The second group - myself included - needs a map to explore. We need to see the big picture and always have a way to figure out exactly where we are standing in relation to our "the end" goal. We might get lost along the way - think we are in Spot A when really we are standing in Spot B - but we always have at least a fairly good read on where we need to go.

This shouldn't come as any big surprise to me that I fall into this second camp. I've always loved maps. As a kid, when the family would embark on Odyssey-length car journeys, I'd sit in the back seat with a Rand McNally road map unfolded across my lap. I'd following along with my finger tracking the road, marking off exits and towns as they flew past the car window. I loved watching the progress we made, the covering of mile after mile as we drew closer and closer to our destination.

To this day I can get myself out of any predicament as long as I'm armed with a good map. Nothing can entice me to spontaneously fork over some hard earned bucks than a rack of current Rand McNally atlases positioned stragically by the check-out stand. I'm always the navigator when we drive anyplace. I can't tell you how many times my hubby has called me from his car, slightly misplaced (he'd get mad if I said lost) and needing some help, and I'd pull up Mapquest and talk him in.

What baffles me beyond expressing is people who claim they can't read a map. How can you not read a map? It doesn't take much beyond understanding the four directions and figuring out where you are at the moment. Then again, I took two semesters of college calculus and I'm still trying to figure out what the heck the professors were talking about.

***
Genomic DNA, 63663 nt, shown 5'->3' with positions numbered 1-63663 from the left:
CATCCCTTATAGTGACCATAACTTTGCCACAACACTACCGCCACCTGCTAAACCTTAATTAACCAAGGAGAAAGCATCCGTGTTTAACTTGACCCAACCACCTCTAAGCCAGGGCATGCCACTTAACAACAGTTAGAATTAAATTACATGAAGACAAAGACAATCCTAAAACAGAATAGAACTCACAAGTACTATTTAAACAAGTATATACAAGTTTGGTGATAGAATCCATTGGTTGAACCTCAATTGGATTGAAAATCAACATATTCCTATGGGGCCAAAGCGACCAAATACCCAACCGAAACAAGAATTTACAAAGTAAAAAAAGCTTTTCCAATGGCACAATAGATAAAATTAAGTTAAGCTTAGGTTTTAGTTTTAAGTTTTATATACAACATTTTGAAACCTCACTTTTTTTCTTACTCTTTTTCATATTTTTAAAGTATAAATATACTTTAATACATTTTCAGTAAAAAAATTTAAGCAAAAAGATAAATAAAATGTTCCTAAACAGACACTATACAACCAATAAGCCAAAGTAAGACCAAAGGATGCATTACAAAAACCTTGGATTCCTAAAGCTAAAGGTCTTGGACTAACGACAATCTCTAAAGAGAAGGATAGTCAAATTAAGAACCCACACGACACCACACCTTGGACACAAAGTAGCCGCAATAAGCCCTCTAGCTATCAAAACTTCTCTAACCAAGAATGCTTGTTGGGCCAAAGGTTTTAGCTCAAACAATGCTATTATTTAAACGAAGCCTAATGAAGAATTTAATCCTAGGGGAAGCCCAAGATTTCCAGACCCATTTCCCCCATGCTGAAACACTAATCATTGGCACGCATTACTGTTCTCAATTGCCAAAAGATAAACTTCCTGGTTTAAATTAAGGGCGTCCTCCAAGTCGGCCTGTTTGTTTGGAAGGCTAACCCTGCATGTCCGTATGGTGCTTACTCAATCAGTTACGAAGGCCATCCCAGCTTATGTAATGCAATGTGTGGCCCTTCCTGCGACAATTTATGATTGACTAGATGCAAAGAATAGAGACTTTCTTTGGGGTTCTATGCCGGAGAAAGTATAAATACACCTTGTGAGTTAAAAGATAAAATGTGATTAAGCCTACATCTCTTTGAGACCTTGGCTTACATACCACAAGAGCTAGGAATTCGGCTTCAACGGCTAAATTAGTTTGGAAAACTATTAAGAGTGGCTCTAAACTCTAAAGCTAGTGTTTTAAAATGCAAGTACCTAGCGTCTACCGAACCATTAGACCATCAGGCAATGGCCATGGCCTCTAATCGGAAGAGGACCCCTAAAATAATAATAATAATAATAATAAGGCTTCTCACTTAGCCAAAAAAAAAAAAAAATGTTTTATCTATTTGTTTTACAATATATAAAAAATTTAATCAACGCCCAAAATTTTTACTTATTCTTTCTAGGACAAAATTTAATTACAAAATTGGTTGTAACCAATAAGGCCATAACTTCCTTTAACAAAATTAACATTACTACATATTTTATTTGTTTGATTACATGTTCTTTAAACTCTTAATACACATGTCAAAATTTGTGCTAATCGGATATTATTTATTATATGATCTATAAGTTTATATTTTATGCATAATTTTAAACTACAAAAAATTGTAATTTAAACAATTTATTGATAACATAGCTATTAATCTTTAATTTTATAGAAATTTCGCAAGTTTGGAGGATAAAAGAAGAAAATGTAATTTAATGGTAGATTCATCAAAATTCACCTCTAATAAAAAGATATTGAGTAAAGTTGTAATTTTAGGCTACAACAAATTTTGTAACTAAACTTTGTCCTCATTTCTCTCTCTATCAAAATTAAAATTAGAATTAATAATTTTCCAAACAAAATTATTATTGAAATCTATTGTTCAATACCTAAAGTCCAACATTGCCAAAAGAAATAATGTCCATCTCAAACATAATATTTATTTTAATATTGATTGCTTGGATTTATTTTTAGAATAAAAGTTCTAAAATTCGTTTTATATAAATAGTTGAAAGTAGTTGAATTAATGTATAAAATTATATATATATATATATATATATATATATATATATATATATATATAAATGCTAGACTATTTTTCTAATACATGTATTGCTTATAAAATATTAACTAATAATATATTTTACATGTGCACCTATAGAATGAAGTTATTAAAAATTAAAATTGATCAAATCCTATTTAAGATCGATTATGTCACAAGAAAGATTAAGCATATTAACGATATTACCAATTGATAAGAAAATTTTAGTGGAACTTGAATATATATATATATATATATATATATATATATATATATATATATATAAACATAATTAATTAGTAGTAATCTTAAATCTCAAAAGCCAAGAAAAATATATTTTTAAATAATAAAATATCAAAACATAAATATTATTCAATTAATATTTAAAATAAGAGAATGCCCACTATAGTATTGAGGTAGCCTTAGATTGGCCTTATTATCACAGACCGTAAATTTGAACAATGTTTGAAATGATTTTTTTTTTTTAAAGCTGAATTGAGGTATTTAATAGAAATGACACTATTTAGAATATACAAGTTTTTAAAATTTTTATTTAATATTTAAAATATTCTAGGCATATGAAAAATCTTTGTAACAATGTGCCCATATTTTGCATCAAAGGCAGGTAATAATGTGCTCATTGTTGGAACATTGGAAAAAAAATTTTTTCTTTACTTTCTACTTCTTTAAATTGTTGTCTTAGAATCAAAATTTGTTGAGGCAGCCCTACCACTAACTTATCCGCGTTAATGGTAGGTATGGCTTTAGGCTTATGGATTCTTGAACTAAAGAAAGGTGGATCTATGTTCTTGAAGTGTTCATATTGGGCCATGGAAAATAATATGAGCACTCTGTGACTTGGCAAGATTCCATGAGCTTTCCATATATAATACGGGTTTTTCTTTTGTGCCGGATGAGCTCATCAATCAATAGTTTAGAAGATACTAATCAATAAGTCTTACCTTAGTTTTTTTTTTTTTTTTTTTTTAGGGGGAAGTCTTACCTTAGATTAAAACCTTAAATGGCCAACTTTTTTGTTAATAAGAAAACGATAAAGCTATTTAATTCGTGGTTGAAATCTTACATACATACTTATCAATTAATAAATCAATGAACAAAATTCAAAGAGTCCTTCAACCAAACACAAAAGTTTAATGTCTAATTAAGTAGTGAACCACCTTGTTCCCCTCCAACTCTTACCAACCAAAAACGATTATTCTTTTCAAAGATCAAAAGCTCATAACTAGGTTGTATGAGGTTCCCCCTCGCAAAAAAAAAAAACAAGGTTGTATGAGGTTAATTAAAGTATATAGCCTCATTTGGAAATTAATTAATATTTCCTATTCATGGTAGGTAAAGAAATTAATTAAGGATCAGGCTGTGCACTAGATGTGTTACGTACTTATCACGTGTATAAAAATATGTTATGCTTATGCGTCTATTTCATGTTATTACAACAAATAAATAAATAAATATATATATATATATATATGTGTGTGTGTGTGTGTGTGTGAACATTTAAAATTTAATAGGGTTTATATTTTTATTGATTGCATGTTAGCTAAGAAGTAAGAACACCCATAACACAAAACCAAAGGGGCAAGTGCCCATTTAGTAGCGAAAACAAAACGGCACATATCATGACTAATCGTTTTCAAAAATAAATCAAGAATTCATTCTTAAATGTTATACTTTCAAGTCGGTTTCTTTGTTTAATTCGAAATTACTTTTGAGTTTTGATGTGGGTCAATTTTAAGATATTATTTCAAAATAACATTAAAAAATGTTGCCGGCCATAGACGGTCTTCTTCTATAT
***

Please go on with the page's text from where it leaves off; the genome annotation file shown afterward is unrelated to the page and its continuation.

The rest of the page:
Back to writing, I haven't changed much from those days riding in the back of the car with my map. I need to see the big picture that is my story. I need to know where I am and what towns...or, scenes...I need to pass as I travel closer to the destination known as Happily Ever After. When my story wanders off the map or, even worse, when a map doesn't exist for my story, I'm completely lost. I have to come to full stop and ponder the empty void, fill in some landmarks and choose some roads to take.

I guess if I'd lived back in 1492, I'd probably have been one of the folks who stood on the dock watching Christopher Columbus sail off toward the setting sun. Yeah, I might have believed that the world was really round, but without seeing a map that proved it to me, I never would have stepped aboard the Nina, Pinta, or Santa Marie.

Too much of a chance that I'd fall of the edge of the Earth.

1 comment:

Joely Sue Burkhart said...

I downloaded the software too! I used to be a total pantster and couldn't comprehend *plotting* a novel. How on earth do you know everything before you write it? Thanks to a very good friend, I've learned a ton about plotting, but I'm still trying to figure out some middle road that works for me. Too much pre-thought makes my writing about as interesting as a grocery list.

I like your Christopher Columbus analogy. Just the promise of a new uncharted world would have been enough to make me jump aboard, dragons be damned.